Classical ballet buffs were in for a treat when the Malaysian Philharmonic Orchestra’s third ballet festival kicked off last weekend with well-loved Tchaikovsky scores, under the baton of Armenian conductor Karen Durgaryan.
Performed by the 85-year-old Ballet of Armenia, Tchaikovsky Spectacular featured excerpts from The Nutcracker and Swan Lake.
Though The Nutcracker is usually staged around Christmas due to its storyline, it still appeals to ballet aficionados at other times. It tells the tale of a young girl named Clara and her Nutcracker doll that comes to life, whisking her away to the land of sweets.
For the Kuala Lumpur show, choreographer Armen Gregorian masterfully weaved together the enchantment and fantasy of the beloved classic, giving the eight selected scenes (Spanish: Chocolate, Arabian: Coffee, Dance Of The Mirlitons: Candy Canes, Waltz Of The Flowers, etc), a spin of his own.
Starting off was the scene of Clara being led by the Prince to the magical kingdom where sweets await. Except for the Chinese Dance: Tea scene, which featured two diminutive dancers with great chemistry in a series of lovely petit allegro, the rest were ordinary.
It was a tad disappointing that the dancers seemed to be just going though the motions, with some minor missteps and heavy landings, and the Christmassy feel didn’t quite come through.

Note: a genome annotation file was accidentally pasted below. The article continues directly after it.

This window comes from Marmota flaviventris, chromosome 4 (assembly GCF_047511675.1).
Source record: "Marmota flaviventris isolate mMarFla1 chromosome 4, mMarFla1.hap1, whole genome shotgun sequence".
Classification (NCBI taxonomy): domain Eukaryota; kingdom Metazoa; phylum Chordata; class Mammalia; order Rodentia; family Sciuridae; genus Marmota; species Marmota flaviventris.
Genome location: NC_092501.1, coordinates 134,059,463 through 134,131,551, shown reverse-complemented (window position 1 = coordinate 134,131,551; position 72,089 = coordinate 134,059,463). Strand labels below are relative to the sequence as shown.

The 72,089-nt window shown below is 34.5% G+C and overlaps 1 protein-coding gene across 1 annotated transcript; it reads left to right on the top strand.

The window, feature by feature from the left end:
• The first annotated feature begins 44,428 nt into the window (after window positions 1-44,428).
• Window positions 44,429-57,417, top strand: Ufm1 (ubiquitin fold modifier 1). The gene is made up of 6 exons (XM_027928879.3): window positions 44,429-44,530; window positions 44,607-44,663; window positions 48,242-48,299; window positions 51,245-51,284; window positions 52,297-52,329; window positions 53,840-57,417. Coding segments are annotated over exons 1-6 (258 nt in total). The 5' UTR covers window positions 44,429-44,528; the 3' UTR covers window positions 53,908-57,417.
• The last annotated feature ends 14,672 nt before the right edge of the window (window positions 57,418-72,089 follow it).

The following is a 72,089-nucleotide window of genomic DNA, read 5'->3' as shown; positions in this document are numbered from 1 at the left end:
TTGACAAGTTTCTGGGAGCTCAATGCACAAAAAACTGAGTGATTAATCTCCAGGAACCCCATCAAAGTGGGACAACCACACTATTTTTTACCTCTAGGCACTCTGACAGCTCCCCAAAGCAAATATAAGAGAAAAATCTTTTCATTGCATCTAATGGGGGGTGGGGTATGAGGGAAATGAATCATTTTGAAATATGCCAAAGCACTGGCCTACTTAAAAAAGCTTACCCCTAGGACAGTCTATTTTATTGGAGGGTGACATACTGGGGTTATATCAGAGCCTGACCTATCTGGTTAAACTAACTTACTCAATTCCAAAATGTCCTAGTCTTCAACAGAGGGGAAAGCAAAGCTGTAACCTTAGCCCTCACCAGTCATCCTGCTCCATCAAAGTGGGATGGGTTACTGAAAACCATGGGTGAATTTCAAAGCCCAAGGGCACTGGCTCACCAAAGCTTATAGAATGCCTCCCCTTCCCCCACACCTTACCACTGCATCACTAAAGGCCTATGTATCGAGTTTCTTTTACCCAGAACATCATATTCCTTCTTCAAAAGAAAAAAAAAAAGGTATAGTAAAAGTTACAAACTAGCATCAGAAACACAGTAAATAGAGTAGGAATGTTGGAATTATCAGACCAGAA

The second half saw a vast improvement as the quality picked up.
Swan Lake remains the quintessential ballet that tests the standards of the dancers, especially the principals. The technically and artistically demanding double role of Odette (White Swan) and Odile (Black Swan) is perhaps the most difficult in all of ballet as she has to portray two complex and very different women: One trapped in a swan’s body by a cruel spell, the other a villain scheming against her.
Dancing the double roles of Odette and Odile, soloist Syuzanna Pirumyan was simply spectacular as she brought the house down with her exquisite yet dynamic dancing in the Dances Of The Swans and Pas De Deux.
The highlight of this piece is usually the 32 fouettes (the turns get their name from fouet or whip ie from the whipping movement of the free leg, which completes a circle of its own during the turn).
Those familiar with ballet will begin counting the moment Odile starts turning. I may have miscounted but Pirumyan only did 29. Still, her remarkable strength, steely control and grace wowed the audience.
Special mention goes to rising star Razmik Marukyan. At 18, the lanky teenager’s technical precision, clean lines, jumps and turns were a delight to watch.
If you missed the classical offering, fret not as this weekend will see the Armenian company performing excerpts from two of the staples of the Soviet and Eastern European ballet repertory, Gayane and Spartacus.